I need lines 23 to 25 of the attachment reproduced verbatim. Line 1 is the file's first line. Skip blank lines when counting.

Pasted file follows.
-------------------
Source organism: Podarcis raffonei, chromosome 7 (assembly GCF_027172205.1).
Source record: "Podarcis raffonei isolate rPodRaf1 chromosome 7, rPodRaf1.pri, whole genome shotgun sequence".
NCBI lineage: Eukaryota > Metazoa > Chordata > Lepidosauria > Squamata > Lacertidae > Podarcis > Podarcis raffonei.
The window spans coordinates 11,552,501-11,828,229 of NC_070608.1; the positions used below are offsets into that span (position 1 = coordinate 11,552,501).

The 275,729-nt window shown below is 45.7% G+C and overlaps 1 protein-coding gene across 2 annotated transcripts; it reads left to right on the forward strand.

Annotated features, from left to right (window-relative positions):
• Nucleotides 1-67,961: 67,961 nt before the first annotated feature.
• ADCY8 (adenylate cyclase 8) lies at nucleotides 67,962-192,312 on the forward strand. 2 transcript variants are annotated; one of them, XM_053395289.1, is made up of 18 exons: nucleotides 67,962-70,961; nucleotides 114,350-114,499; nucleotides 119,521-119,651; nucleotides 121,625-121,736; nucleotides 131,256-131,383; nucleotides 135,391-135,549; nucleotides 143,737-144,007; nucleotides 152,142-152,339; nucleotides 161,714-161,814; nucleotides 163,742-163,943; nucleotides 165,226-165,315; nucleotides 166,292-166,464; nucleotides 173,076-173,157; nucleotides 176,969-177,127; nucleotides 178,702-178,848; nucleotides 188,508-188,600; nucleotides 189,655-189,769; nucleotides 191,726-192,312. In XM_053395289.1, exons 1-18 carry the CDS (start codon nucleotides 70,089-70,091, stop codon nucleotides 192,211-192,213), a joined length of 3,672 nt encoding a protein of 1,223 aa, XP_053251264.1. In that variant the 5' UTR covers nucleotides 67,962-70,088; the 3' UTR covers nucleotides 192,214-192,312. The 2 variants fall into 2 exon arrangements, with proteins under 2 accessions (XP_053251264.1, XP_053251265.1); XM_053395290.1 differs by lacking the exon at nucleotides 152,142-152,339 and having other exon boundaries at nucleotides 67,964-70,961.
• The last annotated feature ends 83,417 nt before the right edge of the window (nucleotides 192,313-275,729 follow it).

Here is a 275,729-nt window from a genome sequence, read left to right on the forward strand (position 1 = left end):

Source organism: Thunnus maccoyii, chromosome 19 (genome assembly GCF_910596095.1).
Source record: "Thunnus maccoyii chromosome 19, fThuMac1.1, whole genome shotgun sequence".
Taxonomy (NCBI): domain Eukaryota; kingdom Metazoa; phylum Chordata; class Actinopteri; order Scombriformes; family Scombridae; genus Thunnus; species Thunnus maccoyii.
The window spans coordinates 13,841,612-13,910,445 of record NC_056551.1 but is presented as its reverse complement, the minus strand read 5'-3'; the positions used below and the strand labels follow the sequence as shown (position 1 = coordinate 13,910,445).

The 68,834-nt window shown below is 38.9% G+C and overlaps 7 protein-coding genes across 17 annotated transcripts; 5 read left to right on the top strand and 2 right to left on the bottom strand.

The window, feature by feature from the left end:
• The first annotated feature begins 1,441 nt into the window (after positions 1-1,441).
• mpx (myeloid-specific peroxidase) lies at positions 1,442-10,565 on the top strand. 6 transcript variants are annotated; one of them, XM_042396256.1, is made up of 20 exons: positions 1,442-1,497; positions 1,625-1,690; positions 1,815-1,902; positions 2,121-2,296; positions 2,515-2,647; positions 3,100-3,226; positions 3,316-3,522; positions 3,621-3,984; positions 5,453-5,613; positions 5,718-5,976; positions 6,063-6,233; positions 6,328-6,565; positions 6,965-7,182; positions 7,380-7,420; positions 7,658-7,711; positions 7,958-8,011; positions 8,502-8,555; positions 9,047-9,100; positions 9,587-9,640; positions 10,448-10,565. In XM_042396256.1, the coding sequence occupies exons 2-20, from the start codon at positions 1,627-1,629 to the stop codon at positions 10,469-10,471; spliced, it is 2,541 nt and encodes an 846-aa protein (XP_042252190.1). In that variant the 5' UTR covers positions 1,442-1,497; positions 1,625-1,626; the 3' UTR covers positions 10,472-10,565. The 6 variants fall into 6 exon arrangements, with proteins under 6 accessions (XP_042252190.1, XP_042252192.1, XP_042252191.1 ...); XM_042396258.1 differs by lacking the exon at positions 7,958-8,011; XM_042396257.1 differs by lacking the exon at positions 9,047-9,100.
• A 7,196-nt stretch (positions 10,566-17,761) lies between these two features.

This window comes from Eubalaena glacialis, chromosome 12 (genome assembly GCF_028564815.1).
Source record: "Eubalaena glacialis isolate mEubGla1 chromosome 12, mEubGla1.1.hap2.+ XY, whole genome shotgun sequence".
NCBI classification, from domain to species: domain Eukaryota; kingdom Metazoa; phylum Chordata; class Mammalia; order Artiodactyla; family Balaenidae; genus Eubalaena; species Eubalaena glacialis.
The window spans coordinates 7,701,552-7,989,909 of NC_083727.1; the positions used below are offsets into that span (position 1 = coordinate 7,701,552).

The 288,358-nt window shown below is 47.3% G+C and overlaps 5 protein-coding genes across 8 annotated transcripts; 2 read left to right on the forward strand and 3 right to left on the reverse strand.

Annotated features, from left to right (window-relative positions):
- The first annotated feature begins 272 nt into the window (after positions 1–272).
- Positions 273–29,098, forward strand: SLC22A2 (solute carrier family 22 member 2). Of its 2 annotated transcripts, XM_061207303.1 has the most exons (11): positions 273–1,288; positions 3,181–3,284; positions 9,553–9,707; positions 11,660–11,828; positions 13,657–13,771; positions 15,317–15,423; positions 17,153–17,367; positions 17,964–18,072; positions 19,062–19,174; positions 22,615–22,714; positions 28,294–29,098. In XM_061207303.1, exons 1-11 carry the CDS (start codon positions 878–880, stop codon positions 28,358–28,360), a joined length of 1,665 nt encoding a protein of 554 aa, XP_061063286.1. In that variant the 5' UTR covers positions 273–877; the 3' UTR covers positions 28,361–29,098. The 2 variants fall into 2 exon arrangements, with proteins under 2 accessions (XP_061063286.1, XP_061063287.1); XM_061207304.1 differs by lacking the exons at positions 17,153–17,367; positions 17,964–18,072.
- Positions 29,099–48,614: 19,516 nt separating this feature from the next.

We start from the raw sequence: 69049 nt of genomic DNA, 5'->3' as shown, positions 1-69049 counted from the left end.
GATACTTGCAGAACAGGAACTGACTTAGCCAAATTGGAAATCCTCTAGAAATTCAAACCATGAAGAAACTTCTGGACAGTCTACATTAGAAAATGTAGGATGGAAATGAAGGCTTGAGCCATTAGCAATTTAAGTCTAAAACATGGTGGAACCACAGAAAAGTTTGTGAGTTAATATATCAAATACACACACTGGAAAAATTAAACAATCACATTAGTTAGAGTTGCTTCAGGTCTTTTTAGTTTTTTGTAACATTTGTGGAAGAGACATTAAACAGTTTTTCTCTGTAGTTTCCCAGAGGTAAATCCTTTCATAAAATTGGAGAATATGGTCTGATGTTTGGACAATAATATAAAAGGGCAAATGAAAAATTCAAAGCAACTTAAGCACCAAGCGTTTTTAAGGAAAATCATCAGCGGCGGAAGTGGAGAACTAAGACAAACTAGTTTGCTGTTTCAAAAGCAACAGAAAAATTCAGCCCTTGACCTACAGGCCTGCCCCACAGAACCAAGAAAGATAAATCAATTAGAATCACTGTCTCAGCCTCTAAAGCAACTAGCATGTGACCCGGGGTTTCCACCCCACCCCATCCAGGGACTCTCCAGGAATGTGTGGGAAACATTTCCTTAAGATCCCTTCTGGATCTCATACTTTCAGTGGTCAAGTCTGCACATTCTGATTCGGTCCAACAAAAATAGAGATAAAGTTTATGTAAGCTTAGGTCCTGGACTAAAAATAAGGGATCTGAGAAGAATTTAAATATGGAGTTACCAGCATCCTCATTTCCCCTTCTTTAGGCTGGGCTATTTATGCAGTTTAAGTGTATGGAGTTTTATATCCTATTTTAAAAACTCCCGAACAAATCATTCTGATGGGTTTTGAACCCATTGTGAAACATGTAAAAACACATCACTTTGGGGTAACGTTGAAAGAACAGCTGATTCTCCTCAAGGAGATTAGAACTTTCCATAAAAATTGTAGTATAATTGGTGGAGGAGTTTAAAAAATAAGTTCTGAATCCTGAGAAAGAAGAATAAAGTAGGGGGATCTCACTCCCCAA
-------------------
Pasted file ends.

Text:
The window spans coordinates 7,701,552-7,989,909 of NC_083727.1; the positions used below are offsets into that span (position 1 = coordinate 7,701,552).

The 288,358-nt window shown below is 47.3% G+C and overlaps 5 protein-coding genes across 8 annotated transcripts; 2 read left to right on the forward strand and 3 right to left on the reverse strand.

Annotated features, from left to right (window-relative positions):